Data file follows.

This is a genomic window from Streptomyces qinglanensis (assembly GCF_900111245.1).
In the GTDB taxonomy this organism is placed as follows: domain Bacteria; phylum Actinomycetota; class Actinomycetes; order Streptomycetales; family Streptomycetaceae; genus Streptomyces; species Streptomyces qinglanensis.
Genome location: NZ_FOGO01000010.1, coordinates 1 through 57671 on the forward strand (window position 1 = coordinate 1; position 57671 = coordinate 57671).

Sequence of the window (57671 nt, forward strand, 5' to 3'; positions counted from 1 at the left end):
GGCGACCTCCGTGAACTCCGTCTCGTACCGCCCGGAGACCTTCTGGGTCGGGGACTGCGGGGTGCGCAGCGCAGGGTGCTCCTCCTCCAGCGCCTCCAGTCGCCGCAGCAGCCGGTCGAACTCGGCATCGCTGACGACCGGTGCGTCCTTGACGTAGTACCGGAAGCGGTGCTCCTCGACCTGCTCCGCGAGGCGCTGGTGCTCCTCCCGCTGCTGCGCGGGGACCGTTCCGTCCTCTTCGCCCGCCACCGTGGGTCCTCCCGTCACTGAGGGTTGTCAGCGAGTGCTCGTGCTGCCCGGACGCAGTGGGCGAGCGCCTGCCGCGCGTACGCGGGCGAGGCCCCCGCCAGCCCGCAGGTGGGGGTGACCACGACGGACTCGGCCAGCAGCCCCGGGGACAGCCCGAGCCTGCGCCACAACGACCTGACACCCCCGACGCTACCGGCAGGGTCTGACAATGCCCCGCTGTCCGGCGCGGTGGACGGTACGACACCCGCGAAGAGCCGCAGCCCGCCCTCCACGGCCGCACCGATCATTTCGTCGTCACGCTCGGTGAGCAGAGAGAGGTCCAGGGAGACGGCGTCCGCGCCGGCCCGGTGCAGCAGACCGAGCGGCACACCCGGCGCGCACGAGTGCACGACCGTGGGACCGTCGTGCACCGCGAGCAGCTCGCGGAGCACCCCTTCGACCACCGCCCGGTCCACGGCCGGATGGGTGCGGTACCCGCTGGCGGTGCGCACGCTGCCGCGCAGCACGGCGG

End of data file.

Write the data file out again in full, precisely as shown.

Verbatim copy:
This is a genomic window from Streptomyces qinglanensis (assembly GCF_900111245.1).
In the GTDB taxonomy this organism is placed as follows: domain Bacteria; phylum Actinomycetota; class Actinomycetes; order Streptomycetales; family Streptomycetaceae; genus Streptomyces; species Streptomyces qinglanensis.
Genome location: NZ_FOGO01000010.1, coordinates 1 through 57671 on the forward strand (window position 1 = coordinate 1; position 57671 = coordinate 57671).

Sequence of the window (57671 nt, forward strand, 5' to 3'; positions counted from 1 at the left end):
GGCGACCTCCGTGAACTCCGTCTCGTACCGCCCGGAGACCTTCTGGGTCGGGGACTGCGGGGTGCGCAGCGCAGGGTGCTCCTCCTCCAGCGCCTCCAGTCGCCGCAGCAGCCGGTCGAACTCGGCATCGCTGACGACCGGTGCGTCCTTGACGTAGTACCGGAAGCGGTGCTCCTCGACCTGCTCCGCGAGGCGCTGGTGCTCCTCCCGCTGCTGCGCGGGGACCGTTCCGTCCTCTTCGCCCGCCACCGTGGGTCCTCCCGTCACTGAGGGTTGTCAGCGAGTGCTCGTGCTGCCCGGACGCAGTGGGCGAGCGCCTGCCGCGCGTACGCGGGCGAGGCCCCCGCCAGCCCGCAGGTGGGGGTGACCACGACGGACTCGGCCAGCAGCCCCGGGGACAGCCCGAGCCTGCGCCACAACGACCTGACACCCCCGACGCTACCGGCAGGGTCTGACAATGCCCCGCTGTCCGGCGCGGTGGACGGTACGACACCCGCGAAGAGCCGCAGCCCGCCCTCCACGGCCGCACCGATCATTTCGTCGTCACGCTCGGTGAGCAGAGAGAGGTCCAGGGAGACGGCGTCCGCGCCGGCCCGGTGCAGCAGACCGAGCGGCACACCCGGCGCGCACGAGTGCACGACCGTGGGACCGTCGTGCACCGCGAGCAGCTCGCGGAGCACCCCTTCGACCACCGCCCGGTCCACGGCCGGATGGGTGCGGTACCCGCTGGCGGTGCGCACGCTGCCGCGCAGCACGGCGG